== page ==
“If you shoot a polar bear with a dart and the ice is thin and broken up, it could get into the water and drown. It’s not a safe environment for researchers either.”
Steven Amstrup is Chief Scientist at Polar Bears International, an organization dedicated to polar bear conservation and public education. More than 40 years of experience has given him a unique understanding of the challenges, costs and dangers associated with polar bear research.
There are 19 distinct polar bear subpopulations, 14 of which are in Canada or based on land Canada shares at least a partial claim to. The remaining five are spread between areas claimed or partially claimed by Russia, U.S.A., Norway, Denmark and Iceland. Since the start of satellite records in 1979, the number of days per year that sea ice is present has declined in every single region.
Take the Barents Sea area, which encompasses Russian and Norwegian territories. Data collected by the Polar Bear Specialist Group (PBSG) for their 2021 polar bear status report shows that since 1979, there has been a 156-day reduction in days that sea ice is present. This means 156 fewer days per year for polar bears to hunt seals — their preferred prey — in ideal conditions. The story is consistent across each subpopulation. Where once there was multi-year sea ice, there is seasonal ice; and where once there was seasonal ice, there is open ocean. In 2018, the US National Oceanic and Atmospheric Administration concluded that multi-year sea ice had declined by 95 per cent since 1985.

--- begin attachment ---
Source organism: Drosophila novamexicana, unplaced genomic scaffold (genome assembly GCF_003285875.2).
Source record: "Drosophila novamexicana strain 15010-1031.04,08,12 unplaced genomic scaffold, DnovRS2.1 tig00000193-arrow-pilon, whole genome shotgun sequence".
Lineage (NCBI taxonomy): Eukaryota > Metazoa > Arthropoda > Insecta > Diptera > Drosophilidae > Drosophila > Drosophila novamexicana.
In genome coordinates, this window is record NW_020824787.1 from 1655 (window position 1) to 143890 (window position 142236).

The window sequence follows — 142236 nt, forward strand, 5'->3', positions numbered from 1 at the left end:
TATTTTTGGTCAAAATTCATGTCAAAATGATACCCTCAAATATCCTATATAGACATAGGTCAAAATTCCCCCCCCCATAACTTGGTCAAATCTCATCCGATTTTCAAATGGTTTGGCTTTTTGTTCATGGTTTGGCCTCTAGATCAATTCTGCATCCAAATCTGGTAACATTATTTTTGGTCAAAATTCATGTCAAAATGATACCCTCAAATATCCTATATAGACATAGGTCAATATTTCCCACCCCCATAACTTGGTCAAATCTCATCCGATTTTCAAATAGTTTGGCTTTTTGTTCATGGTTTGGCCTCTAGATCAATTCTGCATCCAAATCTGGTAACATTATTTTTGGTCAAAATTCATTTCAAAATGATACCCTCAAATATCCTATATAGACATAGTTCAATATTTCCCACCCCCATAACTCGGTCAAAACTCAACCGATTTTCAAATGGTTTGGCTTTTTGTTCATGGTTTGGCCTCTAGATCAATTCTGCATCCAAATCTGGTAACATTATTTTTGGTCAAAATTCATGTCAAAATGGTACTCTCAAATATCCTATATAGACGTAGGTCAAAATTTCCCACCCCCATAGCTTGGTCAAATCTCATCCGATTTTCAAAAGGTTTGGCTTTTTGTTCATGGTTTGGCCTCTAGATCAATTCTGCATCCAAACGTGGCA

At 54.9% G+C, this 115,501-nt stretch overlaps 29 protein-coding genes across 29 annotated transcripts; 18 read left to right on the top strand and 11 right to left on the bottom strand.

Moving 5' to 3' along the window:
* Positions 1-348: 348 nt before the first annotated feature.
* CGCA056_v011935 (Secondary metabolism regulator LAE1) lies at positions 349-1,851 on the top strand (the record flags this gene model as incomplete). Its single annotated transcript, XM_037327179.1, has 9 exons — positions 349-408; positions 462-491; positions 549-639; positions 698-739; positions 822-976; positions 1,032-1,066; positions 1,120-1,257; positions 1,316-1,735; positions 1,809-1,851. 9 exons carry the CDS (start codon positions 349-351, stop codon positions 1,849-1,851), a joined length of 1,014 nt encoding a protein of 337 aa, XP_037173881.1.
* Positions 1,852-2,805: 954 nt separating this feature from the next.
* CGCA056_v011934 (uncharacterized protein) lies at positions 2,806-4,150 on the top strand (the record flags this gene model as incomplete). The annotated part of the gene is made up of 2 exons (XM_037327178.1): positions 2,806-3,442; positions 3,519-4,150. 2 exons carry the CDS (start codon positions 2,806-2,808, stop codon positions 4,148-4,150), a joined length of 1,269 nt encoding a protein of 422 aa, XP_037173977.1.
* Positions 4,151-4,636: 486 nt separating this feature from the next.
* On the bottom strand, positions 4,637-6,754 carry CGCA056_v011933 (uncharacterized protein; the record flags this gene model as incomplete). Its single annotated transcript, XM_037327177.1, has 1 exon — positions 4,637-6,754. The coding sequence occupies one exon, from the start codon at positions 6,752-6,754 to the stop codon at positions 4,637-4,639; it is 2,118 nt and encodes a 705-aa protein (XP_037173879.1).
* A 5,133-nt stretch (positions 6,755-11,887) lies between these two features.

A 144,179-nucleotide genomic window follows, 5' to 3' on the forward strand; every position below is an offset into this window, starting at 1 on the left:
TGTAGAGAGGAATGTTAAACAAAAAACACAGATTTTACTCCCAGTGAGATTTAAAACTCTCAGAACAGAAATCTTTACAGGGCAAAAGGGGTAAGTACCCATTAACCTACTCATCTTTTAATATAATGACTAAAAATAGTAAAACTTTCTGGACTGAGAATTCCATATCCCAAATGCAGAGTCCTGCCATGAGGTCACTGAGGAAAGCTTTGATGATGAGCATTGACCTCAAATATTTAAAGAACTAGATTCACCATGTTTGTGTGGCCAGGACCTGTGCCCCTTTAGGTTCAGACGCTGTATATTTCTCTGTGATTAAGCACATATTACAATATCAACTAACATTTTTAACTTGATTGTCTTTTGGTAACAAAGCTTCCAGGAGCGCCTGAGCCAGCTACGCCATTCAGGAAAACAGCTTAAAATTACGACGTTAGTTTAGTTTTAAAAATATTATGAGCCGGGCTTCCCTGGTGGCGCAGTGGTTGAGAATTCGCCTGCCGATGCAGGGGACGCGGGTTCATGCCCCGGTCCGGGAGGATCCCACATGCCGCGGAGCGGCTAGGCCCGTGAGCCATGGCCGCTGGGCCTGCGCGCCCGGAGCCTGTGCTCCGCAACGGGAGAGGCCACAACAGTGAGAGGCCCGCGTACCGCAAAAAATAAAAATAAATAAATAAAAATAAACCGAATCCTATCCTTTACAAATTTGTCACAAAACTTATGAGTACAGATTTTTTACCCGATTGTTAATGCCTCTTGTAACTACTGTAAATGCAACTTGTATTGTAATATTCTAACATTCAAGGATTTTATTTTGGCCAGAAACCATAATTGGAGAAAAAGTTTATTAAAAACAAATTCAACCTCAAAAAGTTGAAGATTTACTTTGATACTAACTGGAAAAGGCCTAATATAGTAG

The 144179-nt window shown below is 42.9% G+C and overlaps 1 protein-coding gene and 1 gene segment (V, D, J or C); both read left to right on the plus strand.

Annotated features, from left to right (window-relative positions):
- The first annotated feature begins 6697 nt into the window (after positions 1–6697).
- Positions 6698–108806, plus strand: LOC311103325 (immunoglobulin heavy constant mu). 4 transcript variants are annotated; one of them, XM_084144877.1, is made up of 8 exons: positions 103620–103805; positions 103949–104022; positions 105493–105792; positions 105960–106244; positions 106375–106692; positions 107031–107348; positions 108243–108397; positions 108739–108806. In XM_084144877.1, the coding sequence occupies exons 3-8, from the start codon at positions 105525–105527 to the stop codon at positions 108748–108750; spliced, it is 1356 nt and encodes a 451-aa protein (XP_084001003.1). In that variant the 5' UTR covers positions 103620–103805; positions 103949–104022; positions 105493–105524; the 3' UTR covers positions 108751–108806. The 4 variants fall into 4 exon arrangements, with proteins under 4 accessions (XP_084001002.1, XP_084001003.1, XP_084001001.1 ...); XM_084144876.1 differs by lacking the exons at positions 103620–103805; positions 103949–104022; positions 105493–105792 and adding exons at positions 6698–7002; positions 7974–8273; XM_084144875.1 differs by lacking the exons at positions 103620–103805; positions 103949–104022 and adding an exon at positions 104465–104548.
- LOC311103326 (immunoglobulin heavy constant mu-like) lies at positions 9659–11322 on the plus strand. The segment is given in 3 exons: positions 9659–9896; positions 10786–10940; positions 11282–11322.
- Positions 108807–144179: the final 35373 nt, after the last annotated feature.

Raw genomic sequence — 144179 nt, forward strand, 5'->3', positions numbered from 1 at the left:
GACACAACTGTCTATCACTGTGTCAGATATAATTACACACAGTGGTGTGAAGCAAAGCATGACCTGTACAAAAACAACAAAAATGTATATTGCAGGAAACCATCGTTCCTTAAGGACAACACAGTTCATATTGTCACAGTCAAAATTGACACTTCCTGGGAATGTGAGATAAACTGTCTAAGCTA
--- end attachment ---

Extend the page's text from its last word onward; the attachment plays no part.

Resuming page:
With sea ice disappearing at the rate it is, one would expect polar bears to be doing the same. Yet the reality isn’t so simple.
The PBSG 2021 polar bear status report showed that while three of the 19 subpopulations have likely decreased over the last generation, four are stable (including the Barents Sea subpopulation) and two have actually increased. The remaining 10 subpopulations lack reliable data to such an extent that trends can’t be determined. Why is our picture of the status of polar bears — an iconic symbol of the fight against climate change — still so murky?
“Polar bears live so far away from people that logistical arrangements can be very difficult and very expensive,” says Amstrup. “So it’s always been a challenge to gather data. In fact, costs are going up dramatically.”
Amstrup says that while we have a good understanding of what polar bears require to live and their genetic status, their way of life makes it difficult to track population trends.
While bears do spend time on land — particularly females with young — much of their lives are spent at sea, says Amstrup. Moreover, satellite tracking shows the bears have the potential to cover a massive range. One satellite-tracked female trekked 4,796 kilometres from Alaska to Greenland to Ellesmere Island and back to Greenland. To even use this tracking method requires researchers to go out onto the ice, far from human settlements, and capture, tag, collar and release the bears.
“That really is expensive work,” says Amstrup.